Mark Wadsworth said...

We don't need to invent new ideas.

The Dutch are really good at greenhouses (despite being a small densely populated country, they export tomatoes to the UK and not the other way round), as are the Spanish (they have so much sunshine, the greenhouses are used to trap water, not to trap sunshine), there's that tomato grower who gets 'free' CO2 pumped in from the power station next door etc.

The British just don't like greenhouses and polytunnels because... well because they don't.

Ben Jamin' said...

@ KJ

Just in case you haven't seen this.

As you say, growing things where there is most sunlight would appear to be the way forward.

Unless of course, you can bring the sunlight here.

Kj said...

MW: yeah, the Dutch grows mostly high value crops, and are probably good at it because of agglomeration of the industry, relatively good, flat soil, and probably awarding gas cheaply to greenhouse producers I think.

BJ: That´s good stuff. There is another project in the pipeline here: At least there is tremendous potential in doing desalination and energy production. I´m not sure about the potential for food production though. Maybe they can export cheap energy to Europe, so it becomes viable to grow stuff in greenhouses here :)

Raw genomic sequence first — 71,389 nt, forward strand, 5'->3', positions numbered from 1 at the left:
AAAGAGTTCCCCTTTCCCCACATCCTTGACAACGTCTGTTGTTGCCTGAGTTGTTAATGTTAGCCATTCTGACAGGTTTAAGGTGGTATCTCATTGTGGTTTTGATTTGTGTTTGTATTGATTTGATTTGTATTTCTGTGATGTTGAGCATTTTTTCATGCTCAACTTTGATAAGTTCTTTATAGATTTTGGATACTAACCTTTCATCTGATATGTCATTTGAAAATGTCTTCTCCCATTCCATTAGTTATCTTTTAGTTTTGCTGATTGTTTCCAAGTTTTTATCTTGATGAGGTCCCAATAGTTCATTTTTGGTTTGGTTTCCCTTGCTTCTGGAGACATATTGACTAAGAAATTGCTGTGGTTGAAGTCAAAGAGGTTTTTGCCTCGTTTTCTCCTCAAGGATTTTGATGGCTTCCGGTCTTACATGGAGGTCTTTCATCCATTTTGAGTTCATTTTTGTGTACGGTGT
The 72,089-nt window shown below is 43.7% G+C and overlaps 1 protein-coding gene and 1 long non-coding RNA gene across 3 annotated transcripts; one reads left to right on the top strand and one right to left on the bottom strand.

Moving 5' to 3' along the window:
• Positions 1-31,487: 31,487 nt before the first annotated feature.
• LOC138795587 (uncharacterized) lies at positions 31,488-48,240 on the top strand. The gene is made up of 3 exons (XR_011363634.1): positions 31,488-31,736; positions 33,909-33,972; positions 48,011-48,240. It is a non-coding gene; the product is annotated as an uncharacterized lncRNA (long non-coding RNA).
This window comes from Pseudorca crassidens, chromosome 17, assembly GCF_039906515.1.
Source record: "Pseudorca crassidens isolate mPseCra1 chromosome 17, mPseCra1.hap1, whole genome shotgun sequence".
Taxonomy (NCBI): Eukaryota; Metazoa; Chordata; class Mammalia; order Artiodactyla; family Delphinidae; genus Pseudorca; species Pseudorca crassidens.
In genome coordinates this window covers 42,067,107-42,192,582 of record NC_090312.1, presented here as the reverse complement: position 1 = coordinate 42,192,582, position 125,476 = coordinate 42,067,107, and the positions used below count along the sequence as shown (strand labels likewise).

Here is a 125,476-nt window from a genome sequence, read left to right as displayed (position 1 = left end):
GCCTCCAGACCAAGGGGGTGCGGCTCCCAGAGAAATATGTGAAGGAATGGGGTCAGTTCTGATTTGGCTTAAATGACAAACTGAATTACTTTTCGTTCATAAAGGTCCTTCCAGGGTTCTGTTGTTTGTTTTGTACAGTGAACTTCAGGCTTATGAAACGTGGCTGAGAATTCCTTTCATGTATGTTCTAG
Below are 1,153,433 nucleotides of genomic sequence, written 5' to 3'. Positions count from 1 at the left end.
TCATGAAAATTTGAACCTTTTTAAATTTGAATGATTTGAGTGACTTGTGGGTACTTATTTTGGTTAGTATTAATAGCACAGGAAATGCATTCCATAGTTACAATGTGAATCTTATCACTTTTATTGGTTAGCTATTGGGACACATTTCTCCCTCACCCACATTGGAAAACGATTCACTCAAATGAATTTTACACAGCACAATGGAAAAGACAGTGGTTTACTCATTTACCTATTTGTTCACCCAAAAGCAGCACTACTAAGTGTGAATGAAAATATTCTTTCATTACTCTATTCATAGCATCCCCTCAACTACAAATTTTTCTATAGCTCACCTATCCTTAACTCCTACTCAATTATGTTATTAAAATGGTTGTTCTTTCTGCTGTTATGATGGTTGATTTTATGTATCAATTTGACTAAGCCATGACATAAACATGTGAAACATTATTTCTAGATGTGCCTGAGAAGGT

Ben Jamin' said...

@ KJ

I wrote many years ago (about 20) to the then Tory minister suggesting it would be in the UK's best interests to do a deal with Libya, and buy/lease as much of their desert as possible. While it was still cheap. Obviously I never got a reply.

It is my understanding, that since then, sovereign oil funds have been looking to do exactly this.

i.e swap one monopoly for another.

Oh, well.

Physiocrat said...

There was me thinking thanks to science and technology I was going to be able to grow all my food on my kitchen window sill. Silly me gets it wrong again.

Kj said...

BJ: I think there was a post here a few weeks ago that pointed out the position of the UK govt; doesn't do business, only contracts out stuff to foreign SWFs.
I'm rather excited about these projects, this is where sokar could already make sense, but slightly less sanguine about the political stability in the countries where this could be a big thing.

Phys: you could grow some lettuce. That's not all you food I hope.

Kj said...

All this being said, growing stuff on your own is very nice, but in no way is it more efficient or saves the world, it's just nicer in a recreational/aesthetic way. Which is why allotments attract a far higher rent than horticultural farmland, it's a higher value use than just growing stuff for market. But in no way is it valued as high as housing land, even in scruffy parts.

Dinero said...

in El Ejido AlmerĂ­a Spain there is an uninterupted area of polytunnels the size of the Isle of White.

Mark Wadsworth said...

Din, yes, we have commented favourably on that.

I guess the polytunnels are not to keep the warmth in but to keep the moisture in. But it seems to work, so good for them.